Octavia Chavez Richmond and J. Mallory McCree in From Nowhere (FilmRise)

 The new film From Nowhere dramatizes one of the most relevant plights in America today—the life of undocumented teenagers. With news breaking just today that our new president considered deploying 100,000 National Guard troops to round up millions of undocumented people in America, there’s no shortage of panic and alarm about this issue. But lost in the feverish national debate is a sense of what it feels like to be the target of the policies. To its credit, director Matthew Newton’s film fills this gap with confidence, skill, and taste. Taking the politics out of an overtly political story, the film reminds us of the human toll of ascendant xenophobia.

The film does a number of things very well, all with the utmost subtlety. It could have easily become big and melodramatic, but the filmmakers wisely chose to emphasize that these undocumented teens have to live with this anxiety every day, and so it has been incorporated into their daily routines. Sophie (Octavia Chavez-Richmond) from the Dominican Republic; Moussa (J. Mallory McCree) from Guinea; and valedictorian Alyssa (Raquel Castro), born in Peru, are set to graduate high school in the Bronx, and have had to grow up very fast. Their confidential sessions with their mentor and an adviser—a teacher, Jackie (Julianne Nicholson), and a pro bono immigration attorney Isaac (Denis O’Hare), respectively—are supportive but cautious—the adults know too well the seriousness of the plight these kids face and counsel them with a suitable taciturnity.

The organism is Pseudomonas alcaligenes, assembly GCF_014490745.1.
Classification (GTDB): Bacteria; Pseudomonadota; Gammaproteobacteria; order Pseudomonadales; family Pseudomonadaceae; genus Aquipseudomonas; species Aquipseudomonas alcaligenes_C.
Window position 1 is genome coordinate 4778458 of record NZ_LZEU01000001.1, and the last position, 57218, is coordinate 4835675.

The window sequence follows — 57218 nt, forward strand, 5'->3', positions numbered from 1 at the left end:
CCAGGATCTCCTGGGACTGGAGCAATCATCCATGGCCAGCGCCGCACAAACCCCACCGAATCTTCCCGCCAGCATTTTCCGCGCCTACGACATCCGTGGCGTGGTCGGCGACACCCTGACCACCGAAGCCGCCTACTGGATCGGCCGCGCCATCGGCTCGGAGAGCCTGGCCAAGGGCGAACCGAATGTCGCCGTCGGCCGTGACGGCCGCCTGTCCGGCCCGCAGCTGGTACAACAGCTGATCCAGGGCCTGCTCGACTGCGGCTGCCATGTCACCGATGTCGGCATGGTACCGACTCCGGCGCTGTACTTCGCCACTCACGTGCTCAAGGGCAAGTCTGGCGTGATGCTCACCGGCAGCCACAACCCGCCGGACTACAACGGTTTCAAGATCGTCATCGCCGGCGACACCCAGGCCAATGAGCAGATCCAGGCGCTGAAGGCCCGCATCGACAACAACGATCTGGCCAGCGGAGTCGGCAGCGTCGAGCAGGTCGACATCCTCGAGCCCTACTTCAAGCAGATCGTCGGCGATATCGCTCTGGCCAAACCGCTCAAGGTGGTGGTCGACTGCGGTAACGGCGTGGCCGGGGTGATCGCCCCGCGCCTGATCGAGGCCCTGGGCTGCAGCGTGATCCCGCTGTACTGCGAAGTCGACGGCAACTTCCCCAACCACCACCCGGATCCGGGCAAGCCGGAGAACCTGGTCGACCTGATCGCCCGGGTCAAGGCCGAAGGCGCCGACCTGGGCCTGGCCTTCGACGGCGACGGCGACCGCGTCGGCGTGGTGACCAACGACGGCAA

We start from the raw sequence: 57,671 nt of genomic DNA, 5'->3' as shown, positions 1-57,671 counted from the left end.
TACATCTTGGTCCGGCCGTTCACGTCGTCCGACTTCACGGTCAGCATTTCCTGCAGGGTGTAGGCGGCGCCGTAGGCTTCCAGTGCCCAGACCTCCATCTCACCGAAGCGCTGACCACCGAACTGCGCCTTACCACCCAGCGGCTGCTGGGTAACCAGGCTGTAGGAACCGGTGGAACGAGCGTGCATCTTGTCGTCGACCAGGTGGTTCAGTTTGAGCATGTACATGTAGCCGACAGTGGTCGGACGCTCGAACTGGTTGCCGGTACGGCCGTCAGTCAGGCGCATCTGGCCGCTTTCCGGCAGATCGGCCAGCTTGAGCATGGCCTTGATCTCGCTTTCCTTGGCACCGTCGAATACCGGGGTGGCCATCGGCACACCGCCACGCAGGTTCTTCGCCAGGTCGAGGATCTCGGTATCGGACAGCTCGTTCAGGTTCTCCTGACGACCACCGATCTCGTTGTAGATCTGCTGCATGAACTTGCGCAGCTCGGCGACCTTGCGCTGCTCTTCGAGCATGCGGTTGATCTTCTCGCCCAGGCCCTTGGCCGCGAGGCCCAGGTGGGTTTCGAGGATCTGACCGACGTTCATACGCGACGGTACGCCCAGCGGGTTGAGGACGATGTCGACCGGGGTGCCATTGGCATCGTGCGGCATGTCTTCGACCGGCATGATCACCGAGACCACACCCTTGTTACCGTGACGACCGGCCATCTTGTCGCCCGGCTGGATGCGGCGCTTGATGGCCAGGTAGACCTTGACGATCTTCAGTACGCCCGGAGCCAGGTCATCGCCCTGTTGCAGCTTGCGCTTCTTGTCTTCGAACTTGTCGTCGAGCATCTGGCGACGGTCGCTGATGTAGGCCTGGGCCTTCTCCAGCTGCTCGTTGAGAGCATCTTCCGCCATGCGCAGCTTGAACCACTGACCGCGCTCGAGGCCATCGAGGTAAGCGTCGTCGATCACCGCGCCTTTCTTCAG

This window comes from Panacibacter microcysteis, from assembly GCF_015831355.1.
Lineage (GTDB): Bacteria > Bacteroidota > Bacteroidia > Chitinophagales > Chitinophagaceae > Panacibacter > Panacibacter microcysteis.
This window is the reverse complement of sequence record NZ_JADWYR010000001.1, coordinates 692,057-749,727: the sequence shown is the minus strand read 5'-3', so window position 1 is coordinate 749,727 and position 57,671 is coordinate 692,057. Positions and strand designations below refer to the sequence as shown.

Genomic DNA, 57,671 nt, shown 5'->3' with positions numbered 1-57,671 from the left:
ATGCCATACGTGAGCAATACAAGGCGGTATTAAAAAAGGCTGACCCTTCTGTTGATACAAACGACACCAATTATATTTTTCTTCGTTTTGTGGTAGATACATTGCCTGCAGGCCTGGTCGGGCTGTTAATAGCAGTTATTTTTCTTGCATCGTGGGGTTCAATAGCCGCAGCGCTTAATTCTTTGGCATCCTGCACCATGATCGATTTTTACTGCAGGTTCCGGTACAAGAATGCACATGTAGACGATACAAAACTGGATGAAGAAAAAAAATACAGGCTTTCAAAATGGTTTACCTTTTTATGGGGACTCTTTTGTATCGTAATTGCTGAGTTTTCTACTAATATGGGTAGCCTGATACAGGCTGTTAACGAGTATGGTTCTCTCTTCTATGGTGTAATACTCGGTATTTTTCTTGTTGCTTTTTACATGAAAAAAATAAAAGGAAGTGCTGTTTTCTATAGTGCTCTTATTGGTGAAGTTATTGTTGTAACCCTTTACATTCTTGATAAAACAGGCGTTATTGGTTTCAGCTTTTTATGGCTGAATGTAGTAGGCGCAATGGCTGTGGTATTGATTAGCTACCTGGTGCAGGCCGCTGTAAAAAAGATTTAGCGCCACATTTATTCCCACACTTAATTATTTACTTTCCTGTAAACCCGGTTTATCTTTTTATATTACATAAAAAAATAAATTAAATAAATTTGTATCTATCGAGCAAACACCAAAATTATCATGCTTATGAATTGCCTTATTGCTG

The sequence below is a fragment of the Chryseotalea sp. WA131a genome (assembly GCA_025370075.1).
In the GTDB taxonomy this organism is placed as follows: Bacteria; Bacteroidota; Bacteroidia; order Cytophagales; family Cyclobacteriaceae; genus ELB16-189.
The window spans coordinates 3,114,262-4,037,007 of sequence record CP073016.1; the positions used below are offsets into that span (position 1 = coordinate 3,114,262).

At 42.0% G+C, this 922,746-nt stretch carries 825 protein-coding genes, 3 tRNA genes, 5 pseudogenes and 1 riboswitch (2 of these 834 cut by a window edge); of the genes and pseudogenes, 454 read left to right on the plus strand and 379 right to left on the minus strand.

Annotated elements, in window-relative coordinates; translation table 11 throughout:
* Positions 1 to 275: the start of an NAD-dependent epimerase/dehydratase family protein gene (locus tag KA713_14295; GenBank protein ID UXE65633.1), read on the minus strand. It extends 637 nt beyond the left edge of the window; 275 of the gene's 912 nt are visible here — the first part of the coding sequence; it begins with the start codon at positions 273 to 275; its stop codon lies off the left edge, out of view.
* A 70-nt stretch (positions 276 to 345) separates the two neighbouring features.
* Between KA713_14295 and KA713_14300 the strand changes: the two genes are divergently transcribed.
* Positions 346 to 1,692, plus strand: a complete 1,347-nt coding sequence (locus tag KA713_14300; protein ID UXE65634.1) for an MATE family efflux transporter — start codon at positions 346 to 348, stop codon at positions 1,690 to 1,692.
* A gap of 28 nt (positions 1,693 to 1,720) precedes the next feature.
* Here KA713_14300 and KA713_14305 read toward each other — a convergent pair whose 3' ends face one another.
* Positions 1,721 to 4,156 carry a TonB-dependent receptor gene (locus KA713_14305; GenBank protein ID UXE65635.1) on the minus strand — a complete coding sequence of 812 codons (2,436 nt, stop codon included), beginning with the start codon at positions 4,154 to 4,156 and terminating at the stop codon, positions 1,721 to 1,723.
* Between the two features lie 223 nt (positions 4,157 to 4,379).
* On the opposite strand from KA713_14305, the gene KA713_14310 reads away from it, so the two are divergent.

A feeling of impending trouble fills every frame, yet since the three are teenagers, they are silly, playful, and want to goof off with their friends. Yet there is a heaviness and a darkness to them, which builds to a crescendo as the film reaches its conclusion. The students are not necessarily close friends—all they have in common is their undocumented status—yet they end up bonding and coming to each other’s aid, since no one else really knows the consuming dread they live with every day. The special pain these teenagers face is well captured by the film’s title. They aren’t U.S. citizens, yet they have lived here all their lives, and so they aren’t really from their birth countries either.

An understated film that is all the more powerful for its subtlety and restraint, From Nowhere is an unparalleled dramatization of one of the most vital political issues of our day.

Directed by Matthew Newton
Written by Newton and Kate Ballen
Released by FilmRise
USA. 89 min. Not rated
With Julianne Nicholson, J. Mallory McCree, Octavia Chavez Richmond, Raquel Castro, and Denis O’Hare